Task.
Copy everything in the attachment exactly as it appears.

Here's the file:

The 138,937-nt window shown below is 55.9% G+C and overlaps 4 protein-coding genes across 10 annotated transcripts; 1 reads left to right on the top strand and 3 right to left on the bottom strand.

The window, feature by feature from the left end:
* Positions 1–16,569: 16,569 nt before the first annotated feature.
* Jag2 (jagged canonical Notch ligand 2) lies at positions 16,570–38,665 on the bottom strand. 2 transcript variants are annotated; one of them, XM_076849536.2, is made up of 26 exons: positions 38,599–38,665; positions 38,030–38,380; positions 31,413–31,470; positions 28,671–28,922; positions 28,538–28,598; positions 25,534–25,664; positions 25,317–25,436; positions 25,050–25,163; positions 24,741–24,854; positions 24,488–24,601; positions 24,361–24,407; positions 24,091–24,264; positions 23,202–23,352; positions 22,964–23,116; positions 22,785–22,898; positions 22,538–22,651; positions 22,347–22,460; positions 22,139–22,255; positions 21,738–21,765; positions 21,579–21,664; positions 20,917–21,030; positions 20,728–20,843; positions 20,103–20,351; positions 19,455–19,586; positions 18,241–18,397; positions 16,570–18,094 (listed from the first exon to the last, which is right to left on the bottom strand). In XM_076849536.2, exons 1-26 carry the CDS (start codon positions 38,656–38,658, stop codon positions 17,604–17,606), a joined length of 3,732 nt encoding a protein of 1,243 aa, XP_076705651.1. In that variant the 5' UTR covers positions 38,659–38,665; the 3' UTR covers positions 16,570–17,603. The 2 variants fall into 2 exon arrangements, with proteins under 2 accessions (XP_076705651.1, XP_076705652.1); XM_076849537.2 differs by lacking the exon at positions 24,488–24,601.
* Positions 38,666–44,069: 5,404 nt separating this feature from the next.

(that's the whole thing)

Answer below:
The 138,937-nt window shown below is 55.9% G+C and overlaps 4 protein-coding genes across 10 annotated transcripts; 1 reads left to right on the top strand and 3 right to left on the bottom strand.

The window, feature by feature from the left end:
* Positions 1–16,569: 16,569 nt before the first annotated feature.
* Jag2 (jagged canonical Notch ligand 2) lies at positions 16,570–38,665 on the bottom strand. 2 transcript variants are annotated; one of them, XM_076849536.2, is made up of 26 exons: positions 38,599–38,665; positions 38,030–38,380; positions 31,413–31,470; positions 28,671–28,922; positions 28,538–28,598; positions 25,534–25,664; positions 25,317–25,436; positions 25,050–25,163; positions 24,741–24,854; positions 24,488–24,601; positions 24,361–24,407; positions 24,091–24,264; positions 23,202–23,352; positions 22,964–23,116; positions 22,785–22,898; positions 22,538–22,651; positions 22,347–22,460; positions 22,139–22,255; positions 21,738–21,765; positions 21,579–21,664; positions 20,917–21,030; positions 20,728–20,843; positions 20,103–20,351; positions 19,455–19,586; positions 18,241–18,397; positions 16,570–18,094 (listed from the first exon to the last, which is right to left on the bottom strand). In XM_076849536.2, exons 1-26 carry the CDS (start codon positions 38,656–38,658, stop codon positions 17,604–17,606), a joined length of 3,732 nt encoding a protein of 1,243 aa, XP_076705651.1. In that variant the 5' UTR covers positions 38,659–38,665; the 3' UTR covers positions 16,570–17,603. The 2 variants fall into 2 exon arrangements, with proteins under 2 accessions (XP_076705651.1, XP_076705652.1); XM_076849537.2 differs by lacking the exon at positions 24,488–24,601.
* Positions 38,666–44,069: 5,404 nt separating this feature from the next.